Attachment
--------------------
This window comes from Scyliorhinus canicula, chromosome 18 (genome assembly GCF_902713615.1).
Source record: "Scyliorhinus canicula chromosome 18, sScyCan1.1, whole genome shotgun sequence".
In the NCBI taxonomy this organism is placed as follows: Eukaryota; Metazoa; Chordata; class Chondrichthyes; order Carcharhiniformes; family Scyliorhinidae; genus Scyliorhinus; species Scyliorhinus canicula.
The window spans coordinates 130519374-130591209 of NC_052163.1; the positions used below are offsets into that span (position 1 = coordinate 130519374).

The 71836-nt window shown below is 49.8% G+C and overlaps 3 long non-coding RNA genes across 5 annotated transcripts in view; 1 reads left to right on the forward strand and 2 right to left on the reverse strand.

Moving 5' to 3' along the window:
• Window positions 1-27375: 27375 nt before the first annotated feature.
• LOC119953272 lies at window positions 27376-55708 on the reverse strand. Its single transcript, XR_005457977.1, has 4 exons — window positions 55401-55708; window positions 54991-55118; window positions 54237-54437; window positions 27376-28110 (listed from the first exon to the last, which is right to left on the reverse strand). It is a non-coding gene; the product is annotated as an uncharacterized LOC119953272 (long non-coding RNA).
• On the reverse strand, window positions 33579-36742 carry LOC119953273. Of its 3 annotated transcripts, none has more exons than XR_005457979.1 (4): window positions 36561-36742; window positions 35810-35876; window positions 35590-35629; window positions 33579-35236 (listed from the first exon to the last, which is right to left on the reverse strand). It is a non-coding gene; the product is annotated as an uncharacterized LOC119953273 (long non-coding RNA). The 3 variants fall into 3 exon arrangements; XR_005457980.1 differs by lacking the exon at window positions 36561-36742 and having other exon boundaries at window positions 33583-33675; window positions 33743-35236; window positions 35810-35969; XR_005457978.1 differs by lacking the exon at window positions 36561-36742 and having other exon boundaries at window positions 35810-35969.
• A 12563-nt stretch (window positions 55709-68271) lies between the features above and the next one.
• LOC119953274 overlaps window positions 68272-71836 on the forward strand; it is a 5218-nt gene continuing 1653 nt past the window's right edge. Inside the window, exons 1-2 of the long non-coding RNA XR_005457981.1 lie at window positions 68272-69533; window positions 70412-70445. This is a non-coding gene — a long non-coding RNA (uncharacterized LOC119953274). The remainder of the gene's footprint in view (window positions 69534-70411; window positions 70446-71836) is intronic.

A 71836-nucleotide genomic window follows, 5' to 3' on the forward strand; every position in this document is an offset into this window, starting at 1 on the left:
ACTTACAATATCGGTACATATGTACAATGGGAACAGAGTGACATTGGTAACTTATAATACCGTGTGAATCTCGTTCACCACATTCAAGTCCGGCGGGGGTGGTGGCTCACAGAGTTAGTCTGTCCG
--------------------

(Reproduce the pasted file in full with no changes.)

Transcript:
This window comes from Scyliorhinus canicula, chromosome 18 (genome assembly GCF_902713615.1).
Source record: "Scyliorhinus canicula chromosome 18, sScyCan1.1, whole genome shotgun sequence".
In the NCBI taxonomy this organism is placed as follows: Eukaryota; Metazoa; Chordata; class Chondrichthyes; order Carcharhiniformes; family Scyliorhinidae; genus Scyliorhinus; species Scyliorhinus canicula.
The window spans coordinates 130519374-130591209 of NC_052163.1; the positions used below are offsets into that span (position 1 = coordinate 130519374).

The 71836-nt window shown below is 49.8% G+C and overlaps 3 long non-coding RNA genes across 5 annotated transcripts in view; 1 reads left to right on the forward strand and 2 right to left on the reverse strand.

Moving 5' to 3' along the window:
• Window positions 1-27375: 27375 nt before the first annotated feature.
• LOC119953272 lies at window positions 27376-55708 on the reverse strand. Its single transcript, XR_005457977.1, has 4 exons — window positions 55401-55708; window positions 54991-55118; window positions 54237-54437; window positions 27376-28110 (listed from the first exon to the last, which is right to left on the reverse strand). It is a non-coding gene; the product is annotated as an uncharacterized LOC119953272 (long non-coding RNA).
• On the reverse strand, window positions 33579-36742 carry LOC119953273. Of its 3 annotated transcripts, none has more exons than XR_005457979.1 (4): window positions 36561-36742; window positions 35810-35876; window positions 35590-35629; window positions 33579-35236 (listed from the first exon to the last, which is right to left on the reverse strand). It is a non-coding gene; the product is annotated as an uncharacterized LOC119953273 (long non-coding RNA). The 3 variants fall into 3 exon arrangements; XR_005457980.1 differs by lacking the exon at window positions 36561-36742 and having other exon boundaries at window positions 33583-33675; window positions 33743-35236; window positions 35810-35969; XR_005457978.1 differs by lacking the exon at window positions 36561-36742 and having other exon boundaries at window positions 35810-35969.
• A 12563-nt stretch (window positions 55709-68271) lies between the features above and the next one.
• LOC119953274 overlaps window positions 68272-71836 on the forward strand; it is a 5218-nt gene continuing 1653 nt past the window's right edge. Inside the window, exons 1-2 of the long non-coding RNA XR_005457981.1 lie at window positions 68272-69533; window positions 70412-70445. This is a non-coding gene — a long non-coding RNA (uncharacterized LOC119953274). The remainder of the gene's footprint in view (window positions 69534-70411; window positions 70446-71836) is intronic.

A 71836-nucleotide genomic window follows, 5' to 3' on the forward strand; every position in this document is an offset into this window, starting at 1 on the left:
ACTTACAATATCGGTACATATGTACAATGGGAACAGAGTGACATTGGTAACTTATAATACCGTGTGAATCTCGTTCACCACATTCAAGTCCGGCGGGGGTGGTGGCTCACAGAGTTAGTCTGTCCG